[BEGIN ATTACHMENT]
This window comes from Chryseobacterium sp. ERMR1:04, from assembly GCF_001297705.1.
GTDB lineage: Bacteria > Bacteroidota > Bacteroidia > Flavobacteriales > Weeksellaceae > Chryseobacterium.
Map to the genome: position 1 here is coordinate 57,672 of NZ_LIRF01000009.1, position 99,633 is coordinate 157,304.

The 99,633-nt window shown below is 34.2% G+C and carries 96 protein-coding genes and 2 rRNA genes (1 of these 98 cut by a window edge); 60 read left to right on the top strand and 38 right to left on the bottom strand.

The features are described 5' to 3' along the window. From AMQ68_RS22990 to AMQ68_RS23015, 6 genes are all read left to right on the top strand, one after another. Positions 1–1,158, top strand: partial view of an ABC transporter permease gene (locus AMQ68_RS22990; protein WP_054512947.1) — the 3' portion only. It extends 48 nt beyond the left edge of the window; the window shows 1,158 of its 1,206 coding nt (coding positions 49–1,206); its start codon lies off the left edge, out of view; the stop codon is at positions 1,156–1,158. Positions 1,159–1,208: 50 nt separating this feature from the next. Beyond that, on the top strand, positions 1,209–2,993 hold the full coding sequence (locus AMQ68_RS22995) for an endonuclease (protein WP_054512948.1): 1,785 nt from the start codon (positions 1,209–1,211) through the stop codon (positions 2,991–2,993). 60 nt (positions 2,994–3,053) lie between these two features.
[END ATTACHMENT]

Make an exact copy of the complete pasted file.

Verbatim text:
This window comes from Chryseobacterium sp. ERMR1:04, from assembly GCF_001297705.1.
GTDB lineage: Bacteria > Bacteroidota > Bacteroidia > Flavobacteriales > Weeksellaceae > Chryseobacterium.
Map to the genome: position 1 here is coordinate 57,672 of NZ_LIRF01000009.1, position 99,633 is coordinate 157,304.

The 99,633-nt window shown below is 34.2% G+C and carries 96 protein-coding genes and 2 rRNA genes (1 of these 98 cut by a window edge); 60 read left to right on the top strand and 38 right to left on the bottom strand.

The features are described 5' to 3' along the window. From AMQ68_RS22990 to AMQ68_RS23015, 6 genes are all read left to right on the top strand, one after another. Positions 1–1,158, top strand: partial view of an ABC transporter permease gene (locus AMQ68_RS22990; protein WP_054512947.1) — the 3' portion only. It extends 48 nt beyond the left edge of the window; the window shows 1,158 of its 1,206 coding nt (coding positions 49–1,206); its start codon lies off the left edge, out of view; the stop codon is at positions 1,156–1,158. Positions 1,159–1,208: 50 nt separating this feature from the next. Beyond that, on the top strand, positions 1,209–2,993 hold the full coding sequence (locus AMQ68_RS22995) for an endonuclease (protein WP_054512948.1): 1,785 nt from the start codon (positions 1,209–1,211) through the stop codon (positions 2,991–2,993). 60 nt (positions 2,994–3,053) lie between these two features.